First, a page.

“If there’s a singular presentation tweak worthy of discussion, it’s Matt Vasgersian’s retirement from the virtual commentary booth. He’s called The Show since 2006, and while undeniably routine and stale in recent years, Vasgersian became the series’ voice. Replacing him is Cubs/ESPN regular John Sciambi. Despite the repetition (Sciambi doesn’t have 15+ years of calls recorded) and occasional inaccuracy, he handles the material convincingly. It’s a worthy performance alongside color man Chris Singleton, and together, there’s a baseline to build on.”
“SNK has built a branded fighting game universe, for better or for worse. The boldness with which KOF XV descends into unintelligible anime nonsense is almost admirable. What was once about overthrowing corrupt organizers like Geese Howard has become an exercise in absurdist fantasy. Alternate dimensions rip open, and a sold-out crowd watching the finale still thinks they’re somehow safe being near this tournament location.”
“It’s also worth pointing out that there’s a repeated pop-up about community inclusiveness when you’re first browsing the menu, and while on the surface that feels like a corporation trying to please activists for brownie points, we also have to keep in mind that hockey in general suffers from a racial divide. For instance, HC Donbass player Jalen Smereck was hit with a racist taunt just last month, so NHL 22 propping up tolerance in the moment is timely.”
“Atari Playland was canceled before the game was fully designed, but Taylor said the gameplay would have involved floating superimposed ghosts for players to shoot. A player’s view would follow on-rails routes, filmed using a complex, pre-programmed series of camera movements and a rotating platform supporting elaborate sets that could stretch over 40 feet long, Taylor said.
Everything was planned to work in a system designed by Pacific Data Image (which would eventually become part of Dreamworks); every movement was mapped out in advance. “We made little vector models in their system and were able to preview those moves and then figure out exactly how we needed to build the models to make it all work,” said Taylor.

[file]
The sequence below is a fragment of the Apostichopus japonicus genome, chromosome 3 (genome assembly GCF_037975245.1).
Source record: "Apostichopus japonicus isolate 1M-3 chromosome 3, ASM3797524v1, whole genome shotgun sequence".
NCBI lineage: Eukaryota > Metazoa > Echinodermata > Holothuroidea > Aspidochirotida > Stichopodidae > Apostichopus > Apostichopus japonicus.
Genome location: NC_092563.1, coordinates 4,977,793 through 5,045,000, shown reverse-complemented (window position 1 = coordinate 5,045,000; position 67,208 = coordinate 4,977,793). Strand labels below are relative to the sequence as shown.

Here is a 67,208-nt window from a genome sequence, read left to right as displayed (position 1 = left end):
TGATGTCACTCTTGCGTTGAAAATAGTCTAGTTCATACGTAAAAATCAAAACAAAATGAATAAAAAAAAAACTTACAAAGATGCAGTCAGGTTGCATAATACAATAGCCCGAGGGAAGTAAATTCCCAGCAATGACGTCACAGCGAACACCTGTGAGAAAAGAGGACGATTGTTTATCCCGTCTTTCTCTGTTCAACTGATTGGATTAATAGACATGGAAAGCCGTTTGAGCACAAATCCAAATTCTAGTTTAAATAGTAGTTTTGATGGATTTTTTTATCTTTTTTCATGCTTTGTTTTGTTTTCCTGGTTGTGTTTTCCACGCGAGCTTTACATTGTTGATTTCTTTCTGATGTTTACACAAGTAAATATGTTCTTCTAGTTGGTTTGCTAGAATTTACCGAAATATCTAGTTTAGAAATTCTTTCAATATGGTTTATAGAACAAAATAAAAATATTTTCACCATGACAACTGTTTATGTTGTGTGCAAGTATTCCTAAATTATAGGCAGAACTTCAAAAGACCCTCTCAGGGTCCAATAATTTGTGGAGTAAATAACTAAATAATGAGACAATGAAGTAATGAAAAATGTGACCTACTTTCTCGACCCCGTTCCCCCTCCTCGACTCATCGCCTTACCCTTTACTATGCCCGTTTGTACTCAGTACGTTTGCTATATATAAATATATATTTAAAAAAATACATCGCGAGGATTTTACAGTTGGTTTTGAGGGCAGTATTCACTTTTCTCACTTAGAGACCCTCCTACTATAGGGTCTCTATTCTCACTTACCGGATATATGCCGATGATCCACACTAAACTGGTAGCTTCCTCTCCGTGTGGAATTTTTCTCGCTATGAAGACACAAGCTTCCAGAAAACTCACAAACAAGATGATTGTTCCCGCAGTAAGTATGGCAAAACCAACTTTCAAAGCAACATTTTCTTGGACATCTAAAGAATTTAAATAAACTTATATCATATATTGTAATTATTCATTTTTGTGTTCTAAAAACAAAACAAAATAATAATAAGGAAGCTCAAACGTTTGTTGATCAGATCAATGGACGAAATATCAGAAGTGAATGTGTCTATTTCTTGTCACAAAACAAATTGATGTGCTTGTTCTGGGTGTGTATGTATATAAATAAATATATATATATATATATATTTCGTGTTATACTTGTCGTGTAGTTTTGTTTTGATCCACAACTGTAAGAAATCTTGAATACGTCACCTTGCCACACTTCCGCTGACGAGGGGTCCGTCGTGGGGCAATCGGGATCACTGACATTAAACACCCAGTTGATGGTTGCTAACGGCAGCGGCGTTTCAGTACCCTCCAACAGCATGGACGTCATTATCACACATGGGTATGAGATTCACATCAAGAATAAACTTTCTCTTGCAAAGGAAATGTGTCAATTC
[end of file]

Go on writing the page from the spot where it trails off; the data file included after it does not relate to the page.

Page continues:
“Instead of celebrating legacy, The Show begs for regular cash infusions, none of which go to the foundation set up alongside this release – a mere dollar of each initial sale goes to lengthily named education fund, “Jackie Robinson Foundation MLB The Show Scholars supported by PlayStation Career Pathways”. Hilariously tasteless in generosity, considering the option to buy $100 worth of power-leveling Stubs on the PS Store – after paying upwards of $100 for the game itself.”
‘“I’m sure I’ll be busy,” development director Chris Corry remembers thinking when he joined the project late in the development cycle, in July 2004, after leaving LucasArts. “There will probably be a little bit of crunch for a month or two. You can put up with anything for just a couple of months. Not realizing at the time, of course, that I would be there for probably six or eight weeks before I would be calling recruiters again and saying, ‘Oh, my God, what have I done?’”
“Nintendo had little to no involvement once the crew was on the road. Without guidance, Chisholm was on his own. “This is how my research went: I would call a friend and go, ‘Can I talk to your 12-year-old son?’ And I get the kid on the phone. I go, ‘What’s a good score on this game?’ And he’d go, ‘Like, 50,000.’ I go, ‘Cool. Thank you,’” says Chisholm, explaining some of the gameplay inaccuracies in the film.”
For the past year, I’ve covered indie games for Forbes. Each feature included developer interviews and insights into this rapidly evolving (and crowded) market. These nearly 100 pieces covered the independent scene from across continents, with games varying in scope, budget, and scale.
“Does that mean the company might follow TMNT with Konami’s other popular brawlers like The Simpsons or X-Men? Bachrach paused for a few seconds when we asked him, then he replied, “Uh, we agree with you that they are very popular cabinets.”
He laughed. So, are those games happening too? “Maybe,” he said with another laugh. “I cannot confirm or deny that.”
“The story of Ghostbusters was the result of a two week brainstorming session in 1983 (with Reitman joined by stars Dan Aykroyd and Harold Ramis in Martha’s Vineyard), and a pure Reagan-era reaction. The supernatural entity Gozer was the villain, but so was the government.
“I’ve been sort of a Libertarian,” Reitman says. “I’m actually a double immigrant. Coming to Canada from Czechoslovakia and then immigrating to America from Canada did make me believe in the power of capitalism and the power of the intelligent individual which has been a theme from many of my films.”’